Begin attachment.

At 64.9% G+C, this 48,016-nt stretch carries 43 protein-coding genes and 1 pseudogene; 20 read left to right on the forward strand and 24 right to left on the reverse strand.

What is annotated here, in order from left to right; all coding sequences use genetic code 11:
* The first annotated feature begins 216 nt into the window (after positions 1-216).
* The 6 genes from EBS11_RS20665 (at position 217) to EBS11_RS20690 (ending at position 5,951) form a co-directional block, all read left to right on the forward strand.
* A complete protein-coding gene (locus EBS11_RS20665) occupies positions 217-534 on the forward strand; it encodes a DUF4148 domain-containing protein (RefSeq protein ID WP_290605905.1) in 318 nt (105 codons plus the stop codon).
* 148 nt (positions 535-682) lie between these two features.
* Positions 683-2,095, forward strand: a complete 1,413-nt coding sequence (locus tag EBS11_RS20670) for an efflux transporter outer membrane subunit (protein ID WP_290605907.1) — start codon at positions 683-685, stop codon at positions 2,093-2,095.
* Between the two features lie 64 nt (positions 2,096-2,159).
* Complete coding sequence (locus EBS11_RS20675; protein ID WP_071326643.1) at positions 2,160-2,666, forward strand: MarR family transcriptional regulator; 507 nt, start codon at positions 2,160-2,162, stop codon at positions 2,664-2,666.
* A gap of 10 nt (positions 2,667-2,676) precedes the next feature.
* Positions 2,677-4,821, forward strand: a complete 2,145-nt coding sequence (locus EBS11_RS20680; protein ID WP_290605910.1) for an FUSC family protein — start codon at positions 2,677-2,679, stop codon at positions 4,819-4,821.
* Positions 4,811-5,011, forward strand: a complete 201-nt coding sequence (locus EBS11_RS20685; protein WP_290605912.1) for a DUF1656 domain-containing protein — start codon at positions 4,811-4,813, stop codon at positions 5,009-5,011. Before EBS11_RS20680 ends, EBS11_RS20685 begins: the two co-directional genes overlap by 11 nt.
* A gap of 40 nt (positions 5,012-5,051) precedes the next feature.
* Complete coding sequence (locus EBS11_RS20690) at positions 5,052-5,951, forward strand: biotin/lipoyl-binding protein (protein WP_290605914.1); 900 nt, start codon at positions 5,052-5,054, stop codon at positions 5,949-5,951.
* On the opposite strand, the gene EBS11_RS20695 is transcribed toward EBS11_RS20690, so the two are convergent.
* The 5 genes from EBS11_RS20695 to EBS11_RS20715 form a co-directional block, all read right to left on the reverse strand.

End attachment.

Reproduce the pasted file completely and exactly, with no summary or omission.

At 64.9% G+C, this 48,016-nt stretch carries 43 protein-coding genes and 1 pseudogene; 20 read left to right on the forward strand and 24 right to left on the reverse strand.

What is annotated here, in order from left to right; all coding sequences use genetic code 11:
* The first annotated feature begins 216 nt into the window (after positions 1-216).
* The 6 genes from EBS11_RS20665 (at position 217) to EBS11_RS20690 (ending at position 5,951) form a co-directional block, all read left to right on the forward strand.
* A complete protein-coding gene (locus EBS11_RS20665) occupies positions 217-534 on the forward strand; it encodes a DUF4148 domain-containing protein (RefSeq protein ID WP_290605905.1) in 318 nt (105 codons plus the stop codon).
* 148 nt (positions 535-682) lie between these two features.
* Positions 683-2,095, forward strand: a complete 1,413-nt coding sequence (locus tag EBS11_RS20670) for an efflux transporter outer membrane subunit (protein ID WP_290605907.1) — start codon at positions 683-685, stop codon at positions 2,093-2,095.
* Between the two features lie 64 nt (positions 2,096-2,159).
* Complete coding sequence (locus EBS11_RS20675; protein ID WP_071326643.1) at positions 2,160-2,666, forward strand: MarR family transcriptional regulator; 507 nt, start codon at positions 2,160-2,162, stop codon at positions 2,664-2,666.
* A gap of 10 nt (positions 2,667-2,676) precedes the next feature.
* Positions 2,677-4,821, forward strand: a complete 2,145-nt coding sequence (locus EBS11_RS20680; protein ID WP_290605910.1) for an FUSC family protein — start codon at positions 2,677-2,679, stop codon at positions 4,819-4,821.
* Positions 4,811-5,011, forward strand: a complete 201-nt coding sequence (locus EBS11_RS20685; protein WP_290605912.1) for a DUF1656 domain-containing protein — start codon at positions 4,811-4,813, stop codon at positions 5,009-5,011. Before EBS11_RS20680 ends, EBS11_RS20685 begins: the two co-directional genes overlap by 11 nt.
* A gap of 40 nt (positions 5,012-5,051) precedes the next feature.
* Complete coding sequence (locus EBS11_RS20690) at positions 5,052-5,951, forward strand: biotin/lipoyl-binding protein (protein WP_290605914.1); 900 nt, start codon at positions 5,052-5,054, stop codon at positions 5,949-5,951.
* On the opposite strand, the gene EBS11_RS20695 is transcribed toward EBS11_RS20690, so the two are convergent.
* The 5 genes from EBS11_RS20695 to EBS11_RS20715 form a co-directional block, all read right to left on the reverse strand.